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  • Meeting abstract
  • Open Access

Seminal fluid anaphylaxis

  • 1,
  • 2,
  • 4,
  • 4,
  • 2,
  • 3 and
  • 2, 4
Allergy, Asthma & Clinical Immunology20117 (Suppl 2) :A39

https://doi.org/10.1186/1710-1492-7-S2-A39

  • Published:

Keywords

  • Urticaria
  • Skin Prick Testing
  • Seminal Plasma
  • Specific Amino Acid
  • Seminal Fluid

Background

Seminal Fluid Anaphylaxis (SFA) is a rare condition caused by IgE mediated sensitization to seminal proteins during or after coitus. It has been reported about 80 times in the medical literature ranges in symptomatology from local pruritus to serious systemic reactions. This is the first known documented case in Canada.

Methods

One case is presented including clinical course and positive skin prick testing to husband’s seminal fluid after consultation with an allergist and obtaining written consent.

Results

A 54 year-old woman with no atopic history was referred for evaluation after four progressive episodes of post-coital reactions with her husband. The first two episodes consisted of itching of both palms and soles of feet with minimal vaginal pruritus. After abstaining, a third episode a month later consisted of hives on the patient’s legs and back with significant vaginal pruritus. The fourth episode the patient developed vaginal and generalized pruritus, urticaria, palpitations and trouble breathing through her nose, immediately post-coital. All symptoms resolved spontaneously with no treatment. Skin prick testing was conducted using the partner’s seminal fluid to confirm the clinical suspicion of SFA, producing a wheal of 8mm and flare of 5cm.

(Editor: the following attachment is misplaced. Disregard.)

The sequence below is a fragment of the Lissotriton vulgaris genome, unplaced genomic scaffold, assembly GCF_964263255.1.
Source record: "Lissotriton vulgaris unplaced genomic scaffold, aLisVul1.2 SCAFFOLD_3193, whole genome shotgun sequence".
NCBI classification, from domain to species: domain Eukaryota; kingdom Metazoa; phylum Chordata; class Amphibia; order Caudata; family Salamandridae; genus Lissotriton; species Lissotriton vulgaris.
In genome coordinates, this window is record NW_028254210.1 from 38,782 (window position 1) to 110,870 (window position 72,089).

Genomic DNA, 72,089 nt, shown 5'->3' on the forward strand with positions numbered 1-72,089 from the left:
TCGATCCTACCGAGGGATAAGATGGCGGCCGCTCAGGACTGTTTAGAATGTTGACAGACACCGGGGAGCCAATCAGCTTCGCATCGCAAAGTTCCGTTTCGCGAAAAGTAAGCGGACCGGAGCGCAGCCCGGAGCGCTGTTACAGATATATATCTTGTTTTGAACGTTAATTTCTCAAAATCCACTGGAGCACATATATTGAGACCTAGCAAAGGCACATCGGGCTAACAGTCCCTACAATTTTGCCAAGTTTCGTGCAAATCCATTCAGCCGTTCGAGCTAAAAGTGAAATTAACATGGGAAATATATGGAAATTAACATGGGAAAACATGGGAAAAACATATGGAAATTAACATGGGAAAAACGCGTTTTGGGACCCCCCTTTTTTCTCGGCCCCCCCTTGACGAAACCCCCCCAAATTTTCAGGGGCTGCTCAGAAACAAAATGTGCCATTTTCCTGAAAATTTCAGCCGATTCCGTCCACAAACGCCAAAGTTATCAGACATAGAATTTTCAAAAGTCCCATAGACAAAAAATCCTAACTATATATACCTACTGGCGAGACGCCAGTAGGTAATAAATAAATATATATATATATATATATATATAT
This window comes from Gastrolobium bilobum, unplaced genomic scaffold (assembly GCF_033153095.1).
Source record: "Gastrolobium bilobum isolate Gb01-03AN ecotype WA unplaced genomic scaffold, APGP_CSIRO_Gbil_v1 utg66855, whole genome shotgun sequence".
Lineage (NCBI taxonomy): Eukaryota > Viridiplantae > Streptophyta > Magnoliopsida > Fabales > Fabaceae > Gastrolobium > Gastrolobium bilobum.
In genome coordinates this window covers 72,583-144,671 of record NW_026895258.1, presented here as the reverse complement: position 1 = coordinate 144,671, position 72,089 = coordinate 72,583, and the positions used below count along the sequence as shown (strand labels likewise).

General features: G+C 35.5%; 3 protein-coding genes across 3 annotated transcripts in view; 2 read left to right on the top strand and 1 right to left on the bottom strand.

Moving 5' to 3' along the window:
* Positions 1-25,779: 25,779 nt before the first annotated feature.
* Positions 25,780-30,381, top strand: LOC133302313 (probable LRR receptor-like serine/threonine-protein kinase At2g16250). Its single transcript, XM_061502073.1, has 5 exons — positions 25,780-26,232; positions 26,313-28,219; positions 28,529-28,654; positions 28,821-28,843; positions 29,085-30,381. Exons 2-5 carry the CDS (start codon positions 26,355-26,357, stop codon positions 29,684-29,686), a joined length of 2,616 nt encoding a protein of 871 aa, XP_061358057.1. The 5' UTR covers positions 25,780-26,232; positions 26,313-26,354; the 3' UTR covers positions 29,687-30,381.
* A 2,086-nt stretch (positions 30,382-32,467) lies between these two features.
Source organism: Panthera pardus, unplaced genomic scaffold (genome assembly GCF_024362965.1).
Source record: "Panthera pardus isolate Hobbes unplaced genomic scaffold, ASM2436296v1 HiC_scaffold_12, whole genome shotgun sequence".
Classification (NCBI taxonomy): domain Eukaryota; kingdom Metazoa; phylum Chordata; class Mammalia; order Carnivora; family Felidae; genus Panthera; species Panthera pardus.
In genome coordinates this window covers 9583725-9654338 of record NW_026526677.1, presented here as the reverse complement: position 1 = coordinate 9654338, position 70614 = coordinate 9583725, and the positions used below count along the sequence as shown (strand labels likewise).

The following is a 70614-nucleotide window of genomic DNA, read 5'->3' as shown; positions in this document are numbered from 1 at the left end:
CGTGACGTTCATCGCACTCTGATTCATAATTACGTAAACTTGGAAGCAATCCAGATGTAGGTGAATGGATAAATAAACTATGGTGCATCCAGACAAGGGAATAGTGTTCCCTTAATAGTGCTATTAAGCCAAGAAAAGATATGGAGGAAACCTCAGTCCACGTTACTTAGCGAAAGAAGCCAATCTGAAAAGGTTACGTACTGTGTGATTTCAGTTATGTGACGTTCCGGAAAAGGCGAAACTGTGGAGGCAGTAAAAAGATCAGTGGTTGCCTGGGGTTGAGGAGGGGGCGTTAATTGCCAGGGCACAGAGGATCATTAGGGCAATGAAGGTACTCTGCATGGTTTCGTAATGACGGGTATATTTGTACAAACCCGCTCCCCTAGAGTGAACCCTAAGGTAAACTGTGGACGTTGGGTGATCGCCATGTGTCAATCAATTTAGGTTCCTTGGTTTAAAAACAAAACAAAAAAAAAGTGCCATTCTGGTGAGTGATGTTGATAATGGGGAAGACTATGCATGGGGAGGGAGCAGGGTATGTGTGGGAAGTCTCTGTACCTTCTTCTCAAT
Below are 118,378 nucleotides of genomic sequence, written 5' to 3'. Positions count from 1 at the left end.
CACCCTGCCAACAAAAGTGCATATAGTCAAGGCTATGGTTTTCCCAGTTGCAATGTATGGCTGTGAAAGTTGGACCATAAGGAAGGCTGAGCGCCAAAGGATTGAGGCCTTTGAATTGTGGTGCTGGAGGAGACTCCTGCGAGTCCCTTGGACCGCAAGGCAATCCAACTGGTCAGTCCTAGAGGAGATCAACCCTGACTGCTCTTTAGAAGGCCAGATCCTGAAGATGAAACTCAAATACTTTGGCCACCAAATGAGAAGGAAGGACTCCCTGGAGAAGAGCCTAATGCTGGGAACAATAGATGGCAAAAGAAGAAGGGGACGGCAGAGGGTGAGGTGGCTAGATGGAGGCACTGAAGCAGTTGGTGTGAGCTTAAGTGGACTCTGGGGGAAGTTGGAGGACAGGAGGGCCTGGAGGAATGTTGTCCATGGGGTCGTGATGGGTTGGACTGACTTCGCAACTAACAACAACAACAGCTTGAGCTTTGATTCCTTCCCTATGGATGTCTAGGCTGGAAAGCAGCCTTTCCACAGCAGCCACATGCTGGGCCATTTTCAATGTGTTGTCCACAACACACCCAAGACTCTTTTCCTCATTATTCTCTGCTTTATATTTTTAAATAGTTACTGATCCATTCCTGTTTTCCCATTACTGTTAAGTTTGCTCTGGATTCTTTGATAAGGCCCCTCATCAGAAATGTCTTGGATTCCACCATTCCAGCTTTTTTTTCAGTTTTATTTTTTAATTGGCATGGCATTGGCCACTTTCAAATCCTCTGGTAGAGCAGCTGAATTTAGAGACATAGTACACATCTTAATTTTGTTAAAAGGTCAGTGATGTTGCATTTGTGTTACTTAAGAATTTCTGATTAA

Conclusions

The partner’s seminal fluid will be fractionated to determine the specific amino acid sequence of interest by serum-specific IgG/IgE by ELISA to the seminal plasma and plasma proteins. An SDS-PAGE and IgE immunoblot assay will confirm specific activity to the semen. Of clinical relevance, mass production of this protein will be used for local or systemic immunotherapy to prevent future SFA.

Authors’ Affiliations

(1)
McMaster University, Hamilton, Ontario, Canada
(2)
University of Ottawa, Ottawa, Ontario, Canada
(3)
University of Cincinnati, Cincinnati, Ohio, U.S.A
(4)
Allergy & Asthma Research Centre, Ottawa, Ontario, Canada, K1Y 4G2

Copyright

© Deria et al; licensee BioMed Central Ltd. 2011

This article is published under license to BioMed Central Ltd. This is an open access article distributed under the terms of the Creative Commons Attribution License (http://creativecommons.org/licenses/by/2.0), which permits unrestricted use, distribution, and reproduction in any medium, provided the original work is properly cited.

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